It might sound banal but still, there are art works we might not like. And it doesn’t mean that we don’t have “right taste” or “don’t understand contemporary art”. Firstly, generalizations are never good. Secondly, it takes a while to understand what we actually like. Perhaps I am not completely sure about whether photos of paintings (even in good quality and brief information, yes, yes, I mean better than IPhone snapshots) can compete with their real – life analogs, i would suggest to surf Artsy.
Thanks to the genius Gods of programming, among with applications for food delivery and other apps which embrace our procrastination, we have Artsy which mission is to archived all art round the world. Don’t know how it goes with the world, but their suggestions of current shows and modern art in general is quite impressive. So, go for it. Maybe at some point you’ll betray instagram and start to like real art works. Well, you know what i mean…
Here comes the link
“A song can make you feel something. Likewise a painting can do the same thing.”
Ai Weiwei is a Chinese contemporary artist who active in sculpture, installation, architecture, curating. Mostly, he is famous by his critic of the Chinese Goverment’s stance on democracy and human rights. On a 2013 Biennale he represents Germany with his … Continue reading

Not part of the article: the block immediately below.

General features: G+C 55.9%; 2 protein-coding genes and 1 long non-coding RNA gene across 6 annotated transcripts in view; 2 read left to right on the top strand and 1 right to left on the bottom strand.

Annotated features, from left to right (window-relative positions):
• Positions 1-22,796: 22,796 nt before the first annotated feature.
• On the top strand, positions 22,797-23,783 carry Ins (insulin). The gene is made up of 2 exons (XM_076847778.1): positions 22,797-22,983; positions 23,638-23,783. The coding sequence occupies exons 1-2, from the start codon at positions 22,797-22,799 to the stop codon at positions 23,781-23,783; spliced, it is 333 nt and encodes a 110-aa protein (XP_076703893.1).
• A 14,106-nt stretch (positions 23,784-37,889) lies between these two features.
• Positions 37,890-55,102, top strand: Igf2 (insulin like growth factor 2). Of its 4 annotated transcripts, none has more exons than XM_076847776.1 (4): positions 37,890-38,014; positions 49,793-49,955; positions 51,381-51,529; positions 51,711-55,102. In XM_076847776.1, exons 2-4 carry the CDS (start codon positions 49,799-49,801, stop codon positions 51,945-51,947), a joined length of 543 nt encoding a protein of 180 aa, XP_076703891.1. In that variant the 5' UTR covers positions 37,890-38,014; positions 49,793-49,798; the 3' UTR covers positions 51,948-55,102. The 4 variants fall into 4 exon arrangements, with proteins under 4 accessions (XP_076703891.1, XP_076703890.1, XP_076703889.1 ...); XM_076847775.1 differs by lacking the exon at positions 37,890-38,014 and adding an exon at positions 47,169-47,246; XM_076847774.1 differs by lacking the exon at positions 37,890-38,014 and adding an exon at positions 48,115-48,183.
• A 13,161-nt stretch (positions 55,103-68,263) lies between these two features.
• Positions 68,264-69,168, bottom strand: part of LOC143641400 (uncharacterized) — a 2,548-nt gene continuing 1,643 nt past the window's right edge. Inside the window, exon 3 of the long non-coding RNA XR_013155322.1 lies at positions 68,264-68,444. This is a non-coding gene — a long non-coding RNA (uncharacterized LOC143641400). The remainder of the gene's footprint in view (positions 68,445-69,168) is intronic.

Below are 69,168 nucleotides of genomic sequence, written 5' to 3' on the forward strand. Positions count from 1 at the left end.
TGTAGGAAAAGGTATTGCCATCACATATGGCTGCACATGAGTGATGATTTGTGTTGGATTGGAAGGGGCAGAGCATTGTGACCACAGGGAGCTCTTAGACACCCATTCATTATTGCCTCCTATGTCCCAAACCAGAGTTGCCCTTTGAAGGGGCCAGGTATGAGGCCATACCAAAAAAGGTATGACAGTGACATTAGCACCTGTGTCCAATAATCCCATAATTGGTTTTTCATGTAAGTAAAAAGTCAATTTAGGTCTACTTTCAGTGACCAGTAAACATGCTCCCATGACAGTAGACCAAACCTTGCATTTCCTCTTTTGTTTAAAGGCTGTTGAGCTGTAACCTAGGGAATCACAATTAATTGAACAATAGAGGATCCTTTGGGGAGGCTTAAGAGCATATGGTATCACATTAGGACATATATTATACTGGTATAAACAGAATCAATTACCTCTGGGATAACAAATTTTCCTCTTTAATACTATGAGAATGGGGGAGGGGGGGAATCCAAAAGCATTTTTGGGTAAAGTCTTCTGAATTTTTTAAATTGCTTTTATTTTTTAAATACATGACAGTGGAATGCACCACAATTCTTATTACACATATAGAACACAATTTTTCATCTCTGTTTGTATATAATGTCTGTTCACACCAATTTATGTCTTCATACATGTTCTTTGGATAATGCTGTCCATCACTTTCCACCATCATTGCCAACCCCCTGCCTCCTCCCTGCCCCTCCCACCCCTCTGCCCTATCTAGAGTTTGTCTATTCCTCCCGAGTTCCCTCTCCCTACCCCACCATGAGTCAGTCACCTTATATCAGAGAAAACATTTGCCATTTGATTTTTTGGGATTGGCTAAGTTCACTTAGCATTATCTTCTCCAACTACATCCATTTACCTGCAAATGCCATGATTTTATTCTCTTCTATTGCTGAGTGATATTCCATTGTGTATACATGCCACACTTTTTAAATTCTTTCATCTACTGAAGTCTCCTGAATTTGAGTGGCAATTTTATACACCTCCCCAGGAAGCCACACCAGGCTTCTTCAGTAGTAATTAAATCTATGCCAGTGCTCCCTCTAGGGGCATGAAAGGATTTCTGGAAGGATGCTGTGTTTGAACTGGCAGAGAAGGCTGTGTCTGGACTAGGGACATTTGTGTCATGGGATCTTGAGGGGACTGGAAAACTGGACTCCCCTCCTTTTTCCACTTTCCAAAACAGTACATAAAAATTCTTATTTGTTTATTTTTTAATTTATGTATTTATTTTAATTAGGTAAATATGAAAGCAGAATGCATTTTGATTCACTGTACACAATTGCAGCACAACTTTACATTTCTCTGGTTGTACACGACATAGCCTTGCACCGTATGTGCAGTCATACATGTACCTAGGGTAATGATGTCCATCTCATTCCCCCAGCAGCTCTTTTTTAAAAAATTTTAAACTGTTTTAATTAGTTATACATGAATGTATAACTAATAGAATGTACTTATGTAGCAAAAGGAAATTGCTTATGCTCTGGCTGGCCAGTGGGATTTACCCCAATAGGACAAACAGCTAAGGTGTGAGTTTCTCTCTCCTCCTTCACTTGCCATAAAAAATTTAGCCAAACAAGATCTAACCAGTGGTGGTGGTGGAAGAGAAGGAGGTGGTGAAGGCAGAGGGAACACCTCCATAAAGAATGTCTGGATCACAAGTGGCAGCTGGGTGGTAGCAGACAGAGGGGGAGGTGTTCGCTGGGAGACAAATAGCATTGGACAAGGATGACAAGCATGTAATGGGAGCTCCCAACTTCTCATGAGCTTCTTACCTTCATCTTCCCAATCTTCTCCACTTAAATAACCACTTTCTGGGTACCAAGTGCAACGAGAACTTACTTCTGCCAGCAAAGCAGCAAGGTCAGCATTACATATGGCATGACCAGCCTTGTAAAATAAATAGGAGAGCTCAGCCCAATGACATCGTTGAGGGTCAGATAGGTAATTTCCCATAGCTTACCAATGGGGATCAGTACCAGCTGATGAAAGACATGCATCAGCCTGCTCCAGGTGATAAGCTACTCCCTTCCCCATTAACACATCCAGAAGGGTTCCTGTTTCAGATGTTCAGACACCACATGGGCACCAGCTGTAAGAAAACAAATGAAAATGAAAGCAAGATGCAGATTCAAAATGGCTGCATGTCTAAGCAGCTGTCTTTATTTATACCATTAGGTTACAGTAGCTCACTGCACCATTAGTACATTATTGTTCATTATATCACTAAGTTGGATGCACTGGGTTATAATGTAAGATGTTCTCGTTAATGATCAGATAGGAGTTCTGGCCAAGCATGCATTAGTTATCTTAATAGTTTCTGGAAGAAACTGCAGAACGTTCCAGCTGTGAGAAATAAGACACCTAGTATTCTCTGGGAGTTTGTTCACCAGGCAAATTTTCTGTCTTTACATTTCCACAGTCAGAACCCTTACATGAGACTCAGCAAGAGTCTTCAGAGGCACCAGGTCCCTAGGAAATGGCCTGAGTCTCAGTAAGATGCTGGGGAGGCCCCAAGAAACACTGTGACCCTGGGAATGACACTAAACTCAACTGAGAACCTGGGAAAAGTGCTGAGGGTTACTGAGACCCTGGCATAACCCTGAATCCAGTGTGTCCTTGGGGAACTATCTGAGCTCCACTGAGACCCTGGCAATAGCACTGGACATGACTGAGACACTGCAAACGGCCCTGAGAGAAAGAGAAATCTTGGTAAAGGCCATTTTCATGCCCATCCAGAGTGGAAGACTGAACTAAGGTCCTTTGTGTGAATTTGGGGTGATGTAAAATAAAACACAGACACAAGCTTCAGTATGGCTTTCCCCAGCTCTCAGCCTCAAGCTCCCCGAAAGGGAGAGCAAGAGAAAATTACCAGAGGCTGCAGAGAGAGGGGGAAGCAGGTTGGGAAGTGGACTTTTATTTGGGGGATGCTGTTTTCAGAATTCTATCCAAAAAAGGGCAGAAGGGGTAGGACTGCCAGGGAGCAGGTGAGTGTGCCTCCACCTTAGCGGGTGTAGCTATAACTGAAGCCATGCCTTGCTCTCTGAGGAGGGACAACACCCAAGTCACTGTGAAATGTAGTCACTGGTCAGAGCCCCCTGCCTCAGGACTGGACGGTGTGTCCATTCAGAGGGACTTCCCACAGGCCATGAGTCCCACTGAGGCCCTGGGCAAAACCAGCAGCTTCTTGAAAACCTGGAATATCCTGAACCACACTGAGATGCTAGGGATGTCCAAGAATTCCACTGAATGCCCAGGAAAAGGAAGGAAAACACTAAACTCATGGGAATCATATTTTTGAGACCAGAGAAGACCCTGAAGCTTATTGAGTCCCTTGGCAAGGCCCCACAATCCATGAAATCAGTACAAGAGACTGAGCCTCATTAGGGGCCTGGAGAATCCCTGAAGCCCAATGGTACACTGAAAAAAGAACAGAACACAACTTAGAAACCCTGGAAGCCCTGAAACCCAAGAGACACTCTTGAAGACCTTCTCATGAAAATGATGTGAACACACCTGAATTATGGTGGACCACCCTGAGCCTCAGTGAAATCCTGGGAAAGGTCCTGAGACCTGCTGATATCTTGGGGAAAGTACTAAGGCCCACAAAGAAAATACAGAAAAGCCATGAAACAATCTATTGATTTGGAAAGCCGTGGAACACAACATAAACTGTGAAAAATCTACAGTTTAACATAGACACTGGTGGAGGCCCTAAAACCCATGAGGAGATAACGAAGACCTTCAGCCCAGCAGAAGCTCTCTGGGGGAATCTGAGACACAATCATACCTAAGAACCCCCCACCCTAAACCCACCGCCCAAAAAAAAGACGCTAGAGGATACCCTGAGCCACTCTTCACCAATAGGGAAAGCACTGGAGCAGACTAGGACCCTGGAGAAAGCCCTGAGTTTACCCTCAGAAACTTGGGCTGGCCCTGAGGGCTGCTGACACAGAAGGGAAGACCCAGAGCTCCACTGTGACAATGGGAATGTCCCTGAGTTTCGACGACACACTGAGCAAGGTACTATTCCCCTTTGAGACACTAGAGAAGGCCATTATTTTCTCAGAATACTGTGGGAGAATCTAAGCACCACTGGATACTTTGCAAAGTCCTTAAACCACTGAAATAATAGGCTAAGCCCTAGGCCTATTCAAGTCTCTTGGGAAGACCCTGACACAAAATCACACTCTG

This book is a total must read for all the artsy souls .Well structured, it is trying to cover as much as possible of the modern art world. All chapters devoted to different aspects such as The Auction, The Crit, … Continue reading
In order to maximize his impact and pursue all his interests, Murakami runs a company called Kaikai Kiki Co., which has ninety employees in and around Tokyo and New York. It makes art. It designs merchandise. It acts as a … Continue reading
Ed Ruscha’s artistic training was rooted in commercial art. The very first of Ruscha’s word paintings were created as oil paintings on paper in Paris in 1961. When asked where he got his inspiration for his paintings, Ruscha responded, ” … Continue reading